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Discussion Starter #1 (Edited)
Well, this isn't very woodworking related, but I did post a few pictures related to this train (my avatar) a few months ago, and it is a replica of a real "wood burning steam engine". Some of you had also asked me questions about this train when I first posted the pictures, so here goes.

I'm driving and maintaining this 2 ft gauge replica of a wood burning steam engine this year. It isn't a wood burner like the full size original at all. This one has a 4 cylinder Continental Industrial motor (forklift motor) that runs on gasoline, so it doesn't normally make any smoke at all. To make it look like it's real wood burning counterpart, it has a special oil injection system that injects oil into the hot engine exhaust system to make white smoke come out of the smoke stack., Aerobatic airplanes have similar smoke systems to use when they are doing stunts or sky writing.

Yesterday I was able to get the smoke generator option working again. It hasn't worked since the train arrived here almost 9 years ago. Some wiring problems, a damaged switch, and a whole lot of exploration to figure the system out was needed to get it working again. This photo was taken right after I got it working and took the first ride, but I think I had it pumping a little too much oil, since it was difficult for me to see the track ahead. I was using kerosene to make the smoke, and didn't like the smell, so I'm on the search for an alternative. The aerobatic planes use Mazola corn oil, so that is what will be tried tomorrow. It'll probably smell like french fries, but that will be an improvement over the kerosene smell. I also want to test try adding some peppermint oil to the corn oil to see if I can make it not only look good, but have a nice aroma of peppermint for the Christmas Holiday train rides that we run every evening between Thanksgiving and Christmas through the fully decorated park. It has become a very popular "Christmas thing to do" for the area residents and visitors. The peppermint aroma and smoke should add to the Christmas Spirit of the riders, if I can make it work well.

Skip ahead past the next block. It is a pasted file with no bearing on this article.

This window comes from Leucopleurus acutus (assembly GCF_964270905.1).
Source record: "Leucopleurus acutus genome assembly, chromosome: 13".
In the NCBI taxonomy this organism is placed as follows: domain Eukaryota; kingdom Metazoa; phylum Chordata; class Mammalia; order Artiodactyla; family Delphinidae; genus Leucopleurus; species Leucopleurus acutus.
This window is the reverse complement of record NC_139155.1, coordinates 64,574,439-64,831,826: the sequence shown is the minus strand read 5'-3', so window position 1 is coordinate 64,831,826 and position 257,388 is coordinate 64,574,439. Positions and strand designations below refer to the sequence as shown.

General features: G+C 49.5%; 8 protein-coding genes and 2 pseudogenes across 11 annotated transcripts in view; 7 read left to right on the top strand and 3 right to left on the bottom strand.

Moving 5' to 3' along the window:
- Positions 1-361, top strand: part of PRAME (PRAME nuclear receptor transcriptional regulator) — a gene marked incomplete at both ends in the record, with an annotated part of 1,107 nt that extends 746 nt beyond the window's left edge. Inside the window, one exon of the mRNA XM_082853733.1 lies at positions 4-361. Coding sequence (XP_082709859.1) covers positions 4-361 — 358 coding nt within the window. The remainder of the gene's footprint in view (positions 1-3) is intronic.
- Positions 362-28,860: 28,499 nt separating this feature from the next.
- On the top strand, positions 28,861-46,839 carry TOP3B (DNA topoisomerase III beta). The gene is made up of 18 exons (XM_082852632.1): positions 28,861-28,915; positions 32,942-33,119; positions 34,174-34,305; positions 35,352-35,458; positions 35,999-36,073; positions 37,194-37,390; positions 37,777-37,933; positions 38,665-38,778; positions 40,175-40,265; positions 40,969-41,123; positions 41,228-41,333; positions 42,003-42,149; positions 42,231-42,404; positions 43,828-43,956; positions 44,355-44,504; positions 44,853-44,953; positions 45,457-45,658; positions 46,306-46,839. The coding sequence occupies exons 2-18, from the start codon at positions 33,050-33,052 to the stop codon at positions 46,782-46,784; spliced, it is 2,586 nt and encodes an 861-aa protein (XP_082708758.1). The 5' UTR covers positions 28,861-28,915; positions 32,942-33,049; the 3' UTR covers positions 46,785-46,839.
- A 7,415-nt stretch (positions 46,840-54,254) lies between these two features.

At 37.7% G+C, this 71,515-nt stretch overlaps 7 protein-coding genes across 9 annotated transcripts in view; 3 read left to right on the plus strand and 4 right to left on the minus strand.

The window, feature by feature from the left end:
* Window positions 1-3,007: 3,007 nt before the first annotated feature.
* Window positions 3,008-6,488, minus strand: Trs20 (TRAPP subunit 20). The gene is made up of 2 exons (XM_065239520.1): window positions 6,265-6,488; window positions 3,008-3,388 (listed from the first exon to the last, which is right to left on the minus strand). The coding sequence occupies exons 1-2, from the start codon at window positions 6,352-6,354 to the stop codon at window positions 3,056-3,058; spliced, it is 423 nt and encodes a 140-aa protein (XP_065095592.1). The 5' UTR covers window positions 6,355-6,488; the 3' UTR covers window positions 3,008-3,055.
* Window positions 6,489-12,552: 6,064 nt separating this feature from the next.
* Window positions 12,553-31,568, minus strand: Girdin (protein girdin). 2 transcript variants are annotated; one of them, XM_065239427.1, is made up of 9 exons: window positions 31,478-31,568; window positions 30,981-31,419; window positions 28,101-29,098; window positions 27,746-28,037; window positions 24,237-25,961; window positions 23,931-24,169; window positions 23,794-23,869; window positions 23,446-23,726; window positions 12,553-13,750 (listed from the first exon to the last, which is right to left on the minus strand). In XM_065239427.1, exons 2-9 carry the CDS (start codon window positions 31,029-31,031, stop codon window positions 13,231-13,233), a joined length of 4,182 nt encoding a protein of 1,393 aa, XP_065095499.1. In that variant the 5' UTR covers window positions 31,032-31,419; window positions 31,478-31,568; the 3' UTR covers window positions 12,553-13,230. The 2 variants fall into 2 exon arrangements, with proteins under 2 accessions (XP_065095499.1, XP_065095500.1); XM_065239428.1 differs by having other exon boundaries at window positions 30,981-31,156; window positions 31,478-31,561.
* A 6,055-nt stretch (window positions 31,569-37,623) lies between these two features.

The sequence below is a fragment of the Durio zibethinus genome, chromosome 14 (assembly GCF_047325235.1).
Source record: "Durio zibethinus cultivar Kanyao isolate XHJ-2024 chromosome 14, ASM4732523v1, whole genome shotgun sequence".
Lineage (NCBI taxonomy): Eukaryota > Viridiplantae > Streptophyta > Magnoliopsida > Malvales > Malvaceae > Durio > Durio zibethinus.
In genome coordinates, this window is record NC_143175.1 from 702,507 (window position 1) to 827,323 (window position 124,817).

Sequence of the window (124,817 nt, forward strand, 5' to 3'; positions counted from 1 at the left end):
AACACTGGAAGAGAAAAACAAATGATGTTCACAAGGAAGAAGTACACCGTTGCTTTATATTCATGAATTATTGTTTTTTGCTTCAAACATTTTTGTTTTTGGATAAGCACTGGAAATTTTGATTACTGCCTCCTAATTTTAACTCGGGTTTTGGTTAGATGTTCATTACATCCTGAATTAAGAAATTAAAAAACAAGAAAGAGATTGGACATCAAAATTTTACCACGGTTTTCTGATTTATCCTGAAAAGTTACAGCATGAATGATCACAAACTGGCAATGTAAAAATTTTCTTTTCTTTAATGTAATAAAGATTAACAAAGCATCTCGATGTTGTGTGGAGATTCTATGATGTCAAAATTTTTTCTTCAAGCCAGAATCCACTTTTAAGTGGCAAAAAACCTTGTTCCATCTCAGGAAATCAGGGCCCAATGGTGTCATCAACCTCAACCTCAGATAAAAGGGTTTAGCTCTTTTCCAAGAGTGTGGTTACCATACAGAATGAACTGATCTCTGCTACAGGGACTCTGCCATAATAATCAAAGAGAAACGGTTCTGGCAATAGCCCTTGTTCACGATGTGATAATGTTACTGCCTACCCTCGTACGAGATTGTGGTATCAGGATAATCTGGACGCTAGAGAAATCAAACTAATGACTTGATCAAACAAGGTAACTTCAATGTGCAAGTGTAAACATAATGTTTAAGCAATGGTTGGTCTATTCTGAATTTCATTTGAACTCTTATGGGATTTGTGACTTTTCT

Charley
 

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One of my old bosses (Ralph R.) used to machine parts and build boilers for his small locomotives and rail cars during his off hours on the vessel. Seems like a fantastic hobby!
 

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Charley you got it blowing smoke alright. Someone might call the fire department. :laugh2: :laugh2: I bet you get a lot of enjoyment working on that train. I know I would.
 

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Nicely done Charley. When I worked for an Esso distributor about 10 years ago we were asked to donate some oil for smoke to the airshow that was featuring Canada's CF18 fighter jets in some flybys. The oil they asked for was a foodsafe oil used in food processing plants which I think was used as a hydraulic oil. Even if I could remember the name it wouldn't help as Esso has renamed most of their products as Mobil instead. Mobil lubricants sell better than Esso named ones we were told.
 

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Discussion Starter #7
That's really cool, and a good size to have. How many passengers can you haul per trip? What does it weigh?
The train engine alone weighs 6,100 pounds. It has a 4 cylinder Continental (gas) motor. These are a common industrial engine frequently used in forklifts. They are also available with diesel or propane motors

Each passenger car weighs 3,300 pounds (empty)

Our train has 3 passenger cars and that's about all it can carry fully loaded on our park's hilly track. Some of these same trains running on flat ground can pull as many as 8 cars fully loaded. Every wheel on the engine and cars is equipped with air brakes, so it can stop very well, even when fully loaded. The first one of our cars has a wheel chair position with a folding ramp, so there are three less regular seats in it. The regular seats are 3 1/2 ft wide, so most adults can sit side by side comfortably. With a mix of children and adults it will hold about 90 people, or about 60 large adults.